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2016 Lent Books

posted 20 Jan 2016, 20:12 by Solihull Parish   [ updated 20 Jan 2016, 20:14 ]

Lent is a good time to allow ourselves a bit more space for prayer, almsgiving, self-examination, repentance and reading. Some people add fasting to that list as well. Lent is a time for spiritually spring cleaning ourselves and trying to grow in our faith and discovering new insights. (We should be doing that all year round, but being given the season of Lent to concentrate a bit more is a gift to us. So do try to unwrap this precious gift as we journey with Jesus through Holy Week and Easter.)

Every year, Lent books are produced with the aim to try to help us engage with God in a deeper way. I am delighted to offer you a choice of six books. They are on display at the back of church together with a sign-up list for taking your orders.

I have tried to order them in what I think is starting from the easiest to get to grips with. But each book offers a different perspective and they will all have their challenges in the sense of encouraging you to think about your faith and your relationship with God and with those whom we encounter.

  1. The Journey by John Pritchard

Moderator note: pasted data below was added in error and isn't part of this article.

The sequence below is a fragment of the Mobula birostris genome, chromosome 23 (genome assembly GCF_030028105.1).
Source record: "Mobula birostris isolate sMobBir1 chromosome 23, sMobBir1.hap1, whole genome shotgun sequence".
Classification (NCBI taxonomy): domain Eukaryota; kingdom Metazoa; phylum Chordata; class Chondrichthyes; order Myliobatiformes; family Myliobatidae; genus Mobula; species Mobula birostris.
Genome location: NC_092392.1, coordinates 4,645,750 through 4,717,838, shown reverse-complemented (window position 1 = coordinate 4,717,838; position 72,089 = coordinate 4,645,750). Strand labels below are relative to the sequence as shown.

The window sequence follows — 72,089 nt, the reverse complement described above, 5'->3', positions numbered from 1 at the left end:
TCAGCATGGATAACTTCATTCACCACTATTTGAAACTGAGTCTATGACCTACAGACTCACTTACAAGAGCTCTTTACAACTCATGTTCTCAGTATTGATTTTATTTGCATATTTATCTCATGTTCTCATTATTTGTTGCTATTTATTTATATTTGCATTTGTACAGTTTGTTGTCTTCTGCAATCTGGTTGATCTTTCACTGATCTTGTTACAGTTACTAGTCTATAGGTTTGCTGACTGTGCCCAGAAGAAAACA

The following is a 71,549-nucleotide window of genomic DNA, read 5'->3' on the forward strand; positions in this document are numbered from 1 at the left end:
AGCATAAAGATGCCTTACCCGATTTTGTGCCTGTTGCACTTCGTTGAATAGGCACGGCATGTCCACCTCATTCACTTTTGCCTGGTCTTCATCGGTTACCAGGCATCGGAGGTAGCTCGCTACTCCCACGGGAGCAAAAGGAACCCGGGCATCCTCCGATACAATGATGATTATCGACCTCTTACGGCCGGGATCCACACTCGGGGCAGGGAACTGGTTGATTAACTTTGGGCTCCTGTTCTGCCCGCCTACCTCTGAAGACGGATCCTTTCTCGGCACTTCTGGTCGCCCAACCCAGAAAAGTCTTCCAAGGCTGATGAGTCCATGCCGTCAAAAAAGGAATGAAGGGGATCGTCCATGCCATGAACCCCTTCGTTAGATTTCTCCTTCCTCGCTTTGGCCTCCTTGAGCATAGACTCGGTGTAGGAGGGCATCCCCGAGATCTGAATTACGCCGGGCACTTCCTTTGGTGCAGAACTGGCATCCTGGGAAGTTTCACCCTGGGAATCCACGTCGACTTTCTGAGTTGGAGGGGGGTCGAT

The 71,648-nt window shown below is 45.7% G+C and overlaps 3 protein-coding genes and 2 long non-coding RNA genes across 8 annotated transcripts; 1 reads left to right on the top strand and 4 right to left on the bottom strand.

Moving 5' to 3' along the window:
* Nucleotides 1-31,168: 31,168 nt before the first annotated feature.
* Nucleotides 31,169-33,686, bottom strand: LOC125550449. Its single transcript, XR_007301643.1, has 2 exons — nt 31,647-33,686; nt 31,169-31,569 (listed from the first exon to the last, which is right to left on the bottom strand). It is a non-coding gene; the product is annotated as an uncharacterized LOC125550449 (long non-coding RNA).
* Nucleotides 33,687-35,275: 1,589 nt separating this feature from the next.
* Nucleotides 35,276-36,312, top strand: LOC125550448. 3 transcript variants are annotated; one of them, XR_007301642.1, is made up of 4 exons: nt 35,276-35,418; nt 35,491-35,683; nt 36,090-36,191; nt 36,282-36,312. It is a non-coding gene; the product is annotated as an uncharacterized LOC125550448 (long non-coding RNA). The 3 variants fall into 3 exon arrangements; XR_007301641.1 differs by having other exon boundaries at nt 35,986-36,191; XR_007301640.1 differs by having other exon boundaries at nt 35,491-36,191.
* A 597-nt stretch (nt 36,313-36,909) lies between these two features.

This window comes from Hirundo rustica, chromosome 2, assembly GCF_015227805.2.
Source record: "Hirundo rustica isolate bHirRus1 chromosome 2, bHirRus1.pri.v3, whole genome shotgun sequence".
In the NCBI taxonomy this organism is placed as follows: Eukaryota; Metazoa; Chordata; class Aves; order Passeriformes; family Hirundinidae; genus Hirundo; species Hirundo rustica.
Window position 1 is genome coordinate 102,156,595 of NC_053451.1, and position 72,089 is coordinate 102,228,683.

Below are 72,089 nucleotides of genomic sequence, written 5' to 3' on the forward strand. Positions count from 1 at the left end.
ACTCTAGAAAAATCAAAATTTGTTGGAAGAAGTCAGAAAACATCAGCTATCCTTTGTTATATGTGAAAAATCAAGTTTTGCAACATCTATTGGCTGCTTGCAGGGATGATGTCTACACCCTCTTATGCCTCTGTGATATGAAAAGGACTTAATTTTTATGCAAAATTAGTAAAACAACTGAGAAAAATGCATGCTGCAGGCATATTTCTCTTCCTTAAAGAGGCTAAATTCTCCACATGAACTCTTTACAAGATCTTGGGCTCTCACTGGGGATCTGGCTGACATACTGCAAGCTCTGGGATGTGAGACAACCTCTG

In this book, there is a reading for each day of Lent. The author writes it from the viewpoint of one of Jesus’s disciples, John. John Pritchard takes us on the journey that Jesus took as he journeyed to Jerusalem and encourages us to imagine what it was like. This could make connections with the Lent Course on prayer when we consider imaginative prayer.

     

  2. Abraham by Meg Warner

    Meg Warner takes us through Abraham’s life with its challenges, doubts, false turns and unbelievable promises. The book will help you reflect on how Abraham’s experiences resonate with your own and remind you that God’s love and faithfulness remains constant throughout.

     

  3. Life in the Psalms by Patrick Woodhouse

    The psalms reflect the whole spectrum of humanity’s emotions. They are good to ponder. This book gives you the opportunity to do just that with the helpful commentary provided by the author.

     

  4. Meeting God in Paul by Rowan Williams

    When Rowan Williams was Archbishop of Canterbury, he gave Lent lectures in Canterbury cathedral. This book is the product of those lectures and promises to be really stimulating, taking us into the world of St Paul. We trace how St Paul changed from being a persecutor of Christians to a fervent apostle and missionary of the embryonic Christian Church.

     

  5. Sensing God by Laurence Freeman

    Laurence Freeman has written several books on contemplation and meditation. This Lent book provides a daily passage of scripture followed by some commentary and questions for the reader.

     

  6. I am with you by Kathryn Greene-McCrieght

    This is the Archbishop of Canterbury’s Lent Book 2016.  The author leads us into a meditation on God’s presence in light and darkness, all set in the context of the Offices (prayer times) of the Benedictine day. Unlike books with something for every day, it’s recommended that we take one chapter per week in Lent. Archbishop Justin writes, “This is a book to be picked up and put down quietly, not read at a sitting or in a rush.”

     

    JK

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